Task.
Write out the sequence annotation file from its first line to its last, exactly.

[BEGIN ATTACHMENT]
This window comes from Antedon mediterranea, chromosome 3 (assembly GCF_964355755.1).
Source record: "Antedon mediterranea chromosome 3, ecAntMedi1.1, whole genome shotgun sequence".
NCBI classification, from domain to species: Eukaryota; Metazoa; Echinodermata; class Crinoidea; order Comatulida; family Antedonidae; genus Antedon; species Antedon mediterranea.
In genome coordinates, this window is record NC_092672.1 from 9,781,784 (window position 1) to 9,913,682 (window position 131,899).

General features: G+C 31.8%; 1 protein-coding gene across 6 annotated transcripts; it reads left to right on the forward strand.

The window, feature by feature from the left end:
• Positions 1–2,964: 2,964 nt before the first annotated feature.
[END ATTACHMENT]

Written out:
This window comes from Antedon mediterranea, chromosome 3 (assembly GCF_964355755.1).
Source record: "Antedon mediterranea chromosome 3, ecAntMedi1.1, whole genome shotgun sequence".
NCBI classification, from domain to species: Eukaryota; Metazoa; Echinodermata; class Crinoidea; order Comatulida; family Antedonidae; genus Antedon; species Antedon mediterranea.
In genome coordinates, this window is record NC_092672.1 from 9,781,784 (window position 1) to 9,913,682 (window position 131,899).

General features: G+C 31.8%; 1 protein-coding gene across 6 annotated transcripts; it reads left to right on the forward strand.

The window, feature by feature from the left end:
• Positions 1–2,964: 2,964 nt before the first annotated feature.